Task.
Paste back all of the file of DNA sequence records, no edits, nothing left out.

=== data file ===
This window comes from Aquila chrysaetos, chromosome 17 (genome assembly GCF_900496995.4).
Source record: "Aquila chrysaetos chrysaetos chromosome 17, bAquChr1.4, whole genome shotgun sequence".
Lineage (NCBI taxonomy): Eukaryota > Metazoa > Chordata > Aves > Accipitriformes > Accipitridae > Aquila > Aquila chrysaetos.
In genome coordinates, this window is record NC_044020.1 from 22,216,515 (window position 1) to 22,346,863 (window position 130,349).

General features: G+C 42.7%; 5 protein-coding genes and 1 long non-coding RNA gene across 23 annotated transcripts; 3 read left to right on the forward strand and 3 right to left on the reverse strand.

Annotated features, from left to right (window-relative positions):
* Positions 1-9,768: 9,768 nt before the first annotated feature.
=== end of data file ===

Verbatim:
This window comes from Aquila chrysaetos, chromosome 17 (genome assembly GCF_900496995.4).
Source record: "Aquila chrysaetos chrysaetos chromosome 17, bAquChr1.4, whole genome shotgun sequence".
Lineage (NCBI taxonomy): Eukaryota > Metazoa > Chordata > Aves > Accipitriformes > Accipitridae > Aquila > Aquila chrysaetos.
In genome coordinates, this window is record NC_044020.1 from 22,216,515 (window position 1) to 22,346,863 (window position 130,349).

General features: G+C 42.7%; 5 protein-coding genes and 1 long non-coding RNA gene across 23 annotated transcripts; 3 read left to right on the forward strand and 3 right to left on the reverse strand.

Annotated features, from left to right (window-relative positions):
* Positions 1-9,768: 9,768 nt before the first annotated feature.